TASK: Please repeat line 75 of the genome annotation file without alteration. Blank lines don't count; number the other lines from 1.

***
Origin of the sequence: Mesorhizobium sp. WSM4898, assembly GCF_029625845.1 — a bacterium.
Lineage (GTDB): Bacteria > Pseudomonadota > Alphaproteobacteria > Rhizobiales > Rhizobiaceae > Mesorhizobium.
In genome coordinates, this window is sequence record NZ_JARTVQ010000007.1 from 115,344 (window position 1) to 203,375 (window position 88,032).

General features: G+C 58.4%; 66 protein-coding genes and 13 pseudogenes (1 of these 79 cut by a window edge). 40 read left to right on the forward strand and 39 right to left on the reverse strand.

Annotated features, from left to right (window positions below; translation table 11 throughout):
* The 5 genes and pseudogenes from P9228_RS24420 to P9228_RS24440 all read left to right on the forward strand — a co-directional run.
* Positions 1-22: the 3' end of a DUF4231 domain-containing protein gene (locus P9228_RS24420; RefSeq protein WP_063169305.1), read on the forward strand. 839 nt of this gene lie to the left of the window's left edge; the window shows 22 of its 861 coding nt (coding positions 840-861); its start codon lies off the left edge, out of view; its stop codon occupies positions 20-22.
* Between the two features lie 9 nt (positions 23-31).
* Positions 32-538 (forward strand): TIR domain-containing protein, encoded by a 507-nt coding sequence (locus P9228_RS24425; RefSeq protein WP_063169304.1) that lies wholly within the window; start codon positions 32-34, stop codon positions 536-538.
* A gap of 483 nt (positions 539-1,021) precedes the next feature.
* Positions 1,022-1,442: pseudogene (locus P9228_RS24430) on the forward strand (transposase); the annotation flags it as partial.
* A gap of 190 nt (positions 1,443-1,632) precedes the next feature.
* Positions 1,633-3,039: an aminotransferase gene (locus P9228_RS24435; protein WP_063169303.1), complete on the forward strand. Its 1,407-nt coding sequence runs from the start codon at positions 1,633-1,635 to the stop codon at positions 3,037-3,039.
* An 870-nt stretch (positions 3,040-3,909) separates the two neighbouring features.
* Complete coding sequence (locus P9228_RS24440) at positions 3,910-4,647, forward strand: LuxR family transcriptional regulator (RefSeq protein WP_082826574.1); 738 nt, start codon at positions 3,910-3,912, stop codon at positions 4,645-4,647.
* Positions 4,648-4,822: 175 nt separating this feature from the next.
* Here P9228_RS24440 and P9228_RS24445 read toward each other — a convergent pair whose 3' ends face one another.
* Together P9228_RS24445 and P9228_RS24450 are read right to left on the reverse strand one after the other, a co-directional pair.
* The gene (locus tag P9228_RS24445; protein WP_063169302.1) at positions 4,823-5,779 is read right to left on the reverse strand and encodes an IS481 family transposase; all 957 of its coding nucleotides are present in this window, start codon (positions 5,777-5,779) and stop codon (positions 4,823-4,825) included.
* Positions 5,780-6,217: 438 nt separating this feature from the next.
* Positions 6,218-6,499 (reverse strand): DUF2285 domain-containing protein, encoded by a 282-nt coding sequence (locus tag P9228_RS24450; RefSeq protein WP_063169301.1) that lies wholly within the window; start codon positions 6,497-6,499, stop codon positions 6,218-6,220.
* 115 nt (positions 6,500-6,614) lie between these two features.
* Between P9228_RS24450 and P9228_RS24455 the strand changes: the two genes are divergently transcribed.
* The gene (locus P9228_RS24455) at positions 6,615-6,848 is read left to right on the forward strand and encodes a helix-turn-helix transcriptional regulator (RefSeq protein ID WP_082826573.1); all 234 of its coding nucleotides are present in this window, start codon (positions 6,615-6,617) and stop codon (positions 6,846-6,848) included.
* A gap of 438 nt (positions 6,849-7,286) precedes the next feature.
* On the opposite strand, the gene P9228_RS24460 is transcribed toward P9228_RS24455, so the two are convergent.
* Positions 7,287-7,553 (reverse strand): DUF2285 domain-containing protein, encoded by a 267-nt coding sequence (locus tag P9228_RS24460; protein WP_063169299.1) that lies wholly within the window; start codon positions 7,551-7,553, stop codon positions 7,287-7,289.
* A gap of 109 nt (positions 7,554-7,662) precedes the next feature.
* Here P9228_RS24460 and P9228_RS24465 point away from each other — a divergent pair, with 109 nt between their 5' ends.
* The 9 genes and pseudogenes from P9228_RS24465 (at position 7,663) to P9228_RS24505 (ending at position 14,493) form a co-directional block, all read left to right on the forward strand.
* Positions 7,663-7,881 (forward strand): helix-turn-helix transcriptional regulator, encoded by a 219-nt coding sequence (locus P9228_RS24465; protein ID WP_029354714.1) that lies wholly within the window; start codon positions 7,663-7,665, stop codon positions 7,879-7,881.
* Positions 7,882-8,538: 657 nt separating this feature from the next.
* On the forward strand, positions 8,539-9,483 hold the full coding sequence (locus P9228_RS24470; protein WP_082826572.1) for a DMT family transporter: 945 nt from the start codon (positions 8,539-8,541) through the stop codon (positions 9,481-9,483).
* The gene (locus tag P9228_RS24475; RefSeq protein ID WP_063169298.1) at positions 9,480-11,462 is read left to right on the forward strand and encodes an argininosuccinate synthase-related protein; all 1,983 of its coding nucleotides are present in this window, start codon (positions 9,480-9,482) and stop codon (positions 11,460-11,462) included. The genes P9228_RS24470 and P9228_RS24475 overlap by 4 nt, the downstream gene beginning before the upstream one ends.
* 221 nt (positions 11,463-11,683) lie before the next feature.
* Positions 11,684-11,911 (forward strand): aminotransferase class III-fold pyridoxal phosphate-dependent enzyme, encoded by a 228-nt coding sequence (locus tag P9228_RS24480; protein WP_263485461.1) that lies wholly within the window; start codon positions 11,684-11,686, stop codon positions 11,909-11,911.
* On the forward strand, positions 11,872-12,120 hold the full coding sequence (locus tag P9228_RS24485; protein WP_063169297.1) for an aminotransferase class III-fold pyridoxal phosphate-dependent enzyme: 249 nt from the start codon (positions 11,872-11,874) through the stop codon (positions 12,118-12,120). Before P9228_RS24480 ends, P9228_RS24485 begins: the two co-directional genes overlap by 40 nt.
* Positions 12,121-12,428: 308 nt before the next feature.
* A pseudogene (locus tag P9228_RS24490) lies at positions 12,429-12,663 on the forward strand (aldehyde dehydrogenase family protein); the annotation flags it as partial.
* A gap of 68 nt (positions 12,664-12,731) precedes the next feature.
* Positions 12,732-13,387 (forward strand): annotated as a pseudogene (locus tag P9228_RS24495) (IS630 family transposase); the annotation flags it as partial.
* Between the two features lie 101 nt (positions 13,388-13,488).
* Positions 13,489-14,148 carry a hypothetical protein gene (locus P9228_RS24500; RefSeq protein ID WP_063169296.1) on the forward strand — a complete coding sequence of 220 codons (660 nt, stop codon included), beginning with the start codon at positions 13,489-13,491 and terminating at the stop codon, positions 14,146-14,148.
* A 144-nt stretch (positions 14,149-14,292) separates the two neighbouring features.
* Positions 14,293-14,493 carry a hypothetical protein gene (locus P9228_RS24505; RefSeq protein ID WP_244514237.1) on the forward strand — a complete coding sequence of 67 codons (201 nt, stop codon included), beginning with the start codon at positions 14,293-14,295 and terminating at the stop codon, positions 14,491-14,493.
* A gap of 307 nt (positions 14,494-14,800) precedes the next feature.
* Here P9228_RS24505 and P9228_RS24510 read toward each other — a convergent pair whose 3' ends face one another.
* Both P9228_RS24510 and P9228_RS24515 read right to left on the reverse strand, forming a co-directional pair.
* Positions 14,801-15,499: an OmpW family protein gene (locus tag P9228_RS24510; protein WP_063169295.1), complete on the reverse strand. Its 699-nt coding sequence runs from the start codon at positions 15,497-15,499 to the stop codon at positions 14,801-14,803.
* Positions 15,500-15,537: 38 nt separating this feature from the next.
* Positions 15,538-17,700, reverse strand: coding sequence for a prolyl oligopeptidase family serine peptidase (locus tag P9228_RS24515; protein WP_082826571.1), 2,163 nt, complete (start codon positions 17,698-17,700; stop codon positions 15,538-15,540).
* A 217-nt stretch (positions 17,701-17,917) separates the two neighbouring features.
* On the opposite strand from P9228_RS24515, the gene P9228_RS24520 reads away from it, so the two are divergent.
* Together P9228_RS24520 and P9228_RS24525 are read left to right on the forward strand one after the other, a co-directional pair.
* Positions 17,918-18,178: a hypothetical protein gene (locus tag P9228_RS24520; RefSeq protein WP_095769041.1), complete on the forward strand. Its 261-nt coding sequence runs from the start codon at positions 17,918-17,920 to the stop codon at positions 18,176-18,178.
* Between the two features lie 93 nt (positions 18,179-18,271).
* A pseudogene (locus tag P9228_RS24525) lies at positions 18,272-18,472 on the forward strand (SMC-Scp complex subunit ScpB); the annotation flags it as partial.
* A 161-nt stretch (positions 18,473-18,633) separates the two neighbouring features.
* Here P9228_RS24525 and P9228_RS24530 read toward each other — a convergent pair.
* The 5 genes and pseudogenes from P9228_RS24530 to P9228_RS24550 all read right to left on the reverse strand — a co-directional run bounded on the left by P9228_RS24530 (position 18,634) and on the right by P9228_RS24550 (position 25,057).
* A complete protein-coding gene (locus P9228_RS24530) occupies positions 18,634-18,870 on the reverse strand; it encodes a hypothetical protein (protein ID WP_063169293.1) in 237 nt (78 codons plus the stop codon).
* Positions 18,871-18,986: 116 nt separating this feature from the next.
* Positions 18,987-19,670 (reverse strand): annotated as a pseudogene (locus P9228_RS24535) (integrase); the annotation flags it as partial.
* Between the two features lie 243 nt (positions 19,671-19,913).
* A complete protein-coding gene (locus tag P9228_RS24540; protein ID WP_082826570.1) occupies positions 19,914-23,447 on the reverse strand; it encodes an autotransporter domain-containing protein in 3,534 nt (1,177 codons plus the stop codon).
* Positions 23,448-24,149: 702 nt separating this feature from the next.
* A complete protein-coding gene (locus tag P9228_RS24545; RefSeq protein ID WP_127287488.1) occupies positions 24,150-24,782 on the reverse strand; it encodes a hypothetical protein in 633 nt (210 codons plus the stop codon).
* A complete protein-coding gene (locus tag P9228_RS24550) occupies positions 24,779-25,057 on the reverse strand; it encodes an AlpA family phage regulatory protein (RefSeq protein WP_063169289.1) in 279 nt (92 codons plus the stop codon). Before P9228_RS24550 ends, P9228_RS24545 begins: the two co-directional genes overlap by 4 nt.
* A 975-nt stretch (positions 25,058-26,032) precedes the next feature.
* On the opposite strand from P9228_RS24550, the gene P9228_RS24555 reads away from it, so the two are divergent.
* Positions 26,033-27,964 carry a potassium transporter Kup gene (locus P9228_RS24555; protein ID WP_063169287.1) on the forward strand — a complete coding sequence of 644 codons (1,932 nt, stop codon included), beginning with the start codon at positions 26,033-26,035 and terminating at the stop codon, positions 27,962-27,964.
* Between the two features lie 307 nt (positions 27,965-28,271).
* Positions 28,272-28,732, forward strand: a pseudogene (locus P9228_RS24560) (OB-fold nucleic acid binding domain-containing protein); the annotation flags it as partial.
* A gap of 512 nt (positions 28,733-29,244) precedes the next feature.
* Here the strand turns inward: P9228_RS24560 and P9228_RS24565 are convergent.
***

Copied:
* Here the strand turns inward: P9228_RS24560 and P9228_RS24565 are convergent.